NCAA baseball and softball do not attract large crowds in the Northeast, in part because of the weather.
In order to complete the season relatively close to graduation at many universities, the NCAA baseball and softball seasons begin in early February and conclude by mid-June.
Because of the start date, teams in the Northeast are forced to travel to warmer locations to begin competition. According to WFUV’s Executive Sports Producer Bob Ahrens, this can put Northeast teams at a disadvantage.
“When Fordham baseball went out to California to play USC at the end of February, they had had only one day of training outside, playing preseason outside in the open air,” Ahrens said. “Everything was indoors, and for Fordham that isn’t unusual.”
In its nine early season games in the warmer weather, the baseball team went 1-8, while the softball team went 11-10 in 21 games in warmer locations.
According to longtime Fordham softball head coach Bridget Orchard, this season’s weather has been exceptionally difficult to maneuver around.
“Normally, we always have trouble here [in New York], but now it’s across the board,” Orchard said. “We went down south and were getting rained out. We went to Furman, South Carolina and it was snowing. It’s been tough across the board, figuring it’s April and we’re still getting snow.”
As a result of this weather in the early season, the softball team had four games cancelled in South Carolina and Florida.
Since opening Bahoshy Field on March 25, the team has seen three additional cancellations. According to Orchard, the seven cancellations have led to the addition of games, including on April 1 against Syracuse.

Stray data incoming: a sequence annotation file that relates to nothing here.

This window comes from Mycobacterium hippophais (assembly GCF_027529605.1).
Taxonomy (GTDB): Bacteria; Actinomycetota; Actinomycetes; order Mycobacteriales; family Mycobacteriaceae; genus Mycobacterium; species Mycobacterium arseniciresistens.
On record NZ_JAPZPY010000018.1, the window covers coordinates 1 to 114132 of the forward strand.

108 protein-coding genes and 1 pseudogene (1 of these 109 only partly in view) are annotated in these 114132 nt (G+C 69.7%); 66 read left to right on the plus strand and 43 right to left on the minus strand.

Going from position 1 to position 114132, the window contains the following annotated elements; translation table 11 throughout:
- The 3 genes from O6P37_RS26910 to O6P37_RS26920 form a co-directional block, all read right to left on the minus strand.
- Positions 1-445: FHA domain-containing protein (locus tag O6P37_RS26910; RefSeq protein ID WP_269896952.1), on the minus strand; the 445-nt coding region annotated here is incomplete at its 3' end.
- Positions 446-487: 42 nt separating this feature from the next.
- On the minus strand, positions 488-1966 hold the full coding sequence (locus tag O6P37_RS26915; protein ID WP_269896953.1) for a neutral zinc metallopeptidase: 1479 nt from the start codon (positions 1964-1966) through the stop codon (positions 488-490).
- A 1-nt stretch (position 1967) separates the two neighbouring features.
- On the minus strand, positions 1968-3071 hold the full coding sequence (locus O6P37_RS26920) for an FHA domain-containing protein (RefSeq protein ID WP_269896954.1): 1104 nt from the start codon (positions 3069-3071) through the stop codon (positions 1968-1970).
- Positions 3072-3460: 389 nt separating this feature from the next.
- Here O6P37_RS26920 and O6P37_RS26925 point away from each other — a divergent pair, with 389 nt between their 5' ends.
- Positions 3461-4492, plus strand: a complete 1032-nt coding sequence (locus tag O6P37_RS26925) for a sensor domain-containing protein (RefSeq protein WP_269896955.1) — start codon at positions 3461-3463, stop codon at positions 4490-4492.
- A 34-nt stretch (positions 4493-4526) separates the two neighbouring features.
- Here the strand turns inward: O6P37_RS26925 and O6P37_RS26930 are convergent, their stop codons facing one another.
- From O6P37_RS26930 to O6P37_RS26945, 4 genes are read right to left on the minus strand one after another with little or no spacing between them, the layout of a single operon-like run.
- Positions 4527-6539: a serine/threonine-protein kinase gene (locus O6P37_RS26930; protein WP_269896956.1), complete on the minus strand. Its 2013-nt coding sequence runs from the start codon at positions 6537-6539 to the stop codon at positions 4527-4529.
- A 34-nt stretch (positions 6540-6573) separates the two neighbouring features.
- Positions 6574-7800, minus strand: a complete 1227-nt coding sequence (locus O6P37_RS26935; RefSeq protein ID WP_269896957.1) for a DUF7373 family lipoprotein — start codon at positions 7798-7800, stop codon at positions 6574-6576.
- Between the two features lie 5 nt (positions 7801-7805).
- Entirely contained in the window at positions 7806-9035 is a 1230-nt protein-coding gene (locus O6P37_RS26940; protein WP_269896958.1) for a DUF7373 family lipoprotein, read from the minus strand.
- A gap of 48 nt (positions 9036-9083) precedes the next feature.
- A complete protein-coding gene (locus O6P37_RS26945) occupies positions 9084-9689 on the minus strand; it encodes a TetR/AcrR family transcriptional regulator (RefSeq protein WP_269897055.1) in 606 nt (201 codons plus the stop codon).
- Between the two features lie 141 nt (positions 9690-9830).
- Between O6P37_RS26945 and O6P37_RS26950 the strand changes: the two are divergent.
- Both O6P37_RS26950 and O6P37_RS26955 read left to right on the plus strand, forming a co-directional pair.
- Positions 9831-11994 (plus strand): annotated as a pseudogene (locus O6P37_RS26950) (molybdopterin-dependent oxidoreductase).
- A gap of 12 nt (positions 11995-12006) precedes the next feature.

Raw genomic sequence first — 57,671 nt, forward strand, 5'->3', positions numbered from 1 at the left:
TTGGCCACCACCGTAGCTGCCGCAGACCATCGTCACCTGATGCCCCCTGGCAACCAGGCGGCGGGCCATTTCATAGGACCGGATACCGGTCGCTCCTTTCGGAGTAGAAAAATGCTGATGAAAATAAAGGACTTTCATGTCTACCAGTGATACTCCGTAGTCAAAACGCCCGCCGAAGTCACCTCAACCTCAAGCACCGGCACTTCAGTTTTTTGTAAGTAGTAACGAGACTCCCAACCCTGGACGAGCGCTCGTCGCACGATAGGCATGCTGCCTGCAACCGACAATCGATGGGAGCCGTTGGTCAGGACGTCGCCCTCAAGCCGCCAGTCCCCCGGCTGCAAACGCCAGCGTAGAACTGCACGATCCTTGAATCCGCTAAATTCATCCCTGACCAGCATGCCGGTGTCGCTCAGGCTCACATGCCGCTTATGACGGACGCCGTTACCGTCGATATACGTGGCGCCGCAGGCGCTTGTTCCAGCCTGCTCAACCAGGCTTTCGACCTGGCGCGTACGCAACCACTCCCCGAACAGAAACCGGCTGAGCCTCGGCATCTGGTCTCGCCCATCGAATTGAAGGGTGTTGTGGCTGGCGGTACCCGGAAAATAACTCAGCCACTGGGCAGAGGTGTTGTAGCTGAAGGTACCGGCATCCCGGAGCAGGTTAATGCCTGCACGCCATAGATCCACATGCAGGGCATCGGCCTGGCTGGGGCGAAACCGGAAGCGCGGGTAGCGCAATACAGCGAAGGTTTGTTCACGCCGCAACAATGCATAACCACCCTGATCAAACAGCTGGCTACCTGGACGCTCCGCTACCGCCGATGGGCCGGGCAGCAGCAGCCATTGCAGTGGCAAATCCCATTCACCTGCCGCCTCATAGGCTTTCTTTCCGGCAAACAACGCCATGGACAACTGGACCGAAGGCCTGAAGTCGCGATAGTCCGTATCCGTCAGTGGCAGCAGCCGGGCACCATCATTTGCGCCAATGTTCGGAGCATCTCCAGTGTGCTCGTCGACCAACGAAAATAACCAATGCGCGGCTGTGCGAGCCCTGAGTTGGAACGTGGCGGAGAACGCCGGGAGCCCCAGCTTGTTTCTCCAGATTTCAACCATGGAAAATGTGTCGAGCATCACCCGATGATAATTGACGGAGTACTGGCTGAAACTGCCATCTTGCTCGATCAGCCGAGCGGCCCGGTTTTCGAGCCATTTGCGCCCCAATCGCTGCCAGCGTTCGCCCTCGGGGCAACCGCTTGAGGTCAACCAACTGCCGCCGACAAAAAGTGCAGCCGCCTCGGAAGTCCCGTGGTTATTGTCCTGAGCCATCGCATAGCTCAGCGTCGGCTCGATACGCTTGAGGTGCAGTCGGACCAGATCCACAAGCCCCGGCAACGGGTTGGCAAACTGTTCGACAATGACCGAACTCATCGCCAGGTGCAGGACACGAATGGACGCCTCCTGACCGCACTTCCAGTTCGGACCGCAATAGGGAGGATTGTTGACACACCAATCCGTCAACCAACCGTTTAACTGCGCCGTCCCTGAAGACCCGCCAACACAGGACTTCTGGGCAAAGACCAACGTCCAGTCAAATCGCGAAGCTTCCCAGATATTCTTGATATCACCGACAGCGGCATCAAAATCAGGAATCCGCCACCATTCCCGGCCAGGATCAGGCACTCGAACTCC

“They [Syracuse] had some games rained out, so did we,” Orchard said. “We’ll try to pick up games on a nice day. Even though it’s only 40 degrees, it’s a nice day because the sun’s out.”
Since beginning competition in the Northeast on March 8, it has been even more difficult for the baseball team to play games. While they’ve only had three cancellations, there have been countless time, location and date changes.
Fordham Baseball head coach Kevin Leighton says that these changes can be difficult for his team to adapt to, but in the end there’s nothing they can do.
“It can be tough,” Leighton said. “That’s one thing we try to preach to the guys. Control what you can control. The weather is what it is as far as the cold and the rain.”
The Rams have nine baseball games and seven softball games remaining at Fordham’s Rose Hill campus this season. The weather will likely continue to improve as the days go by, but soon enough another poor weather-plagued season of Northeast baseball and softball will come to an end.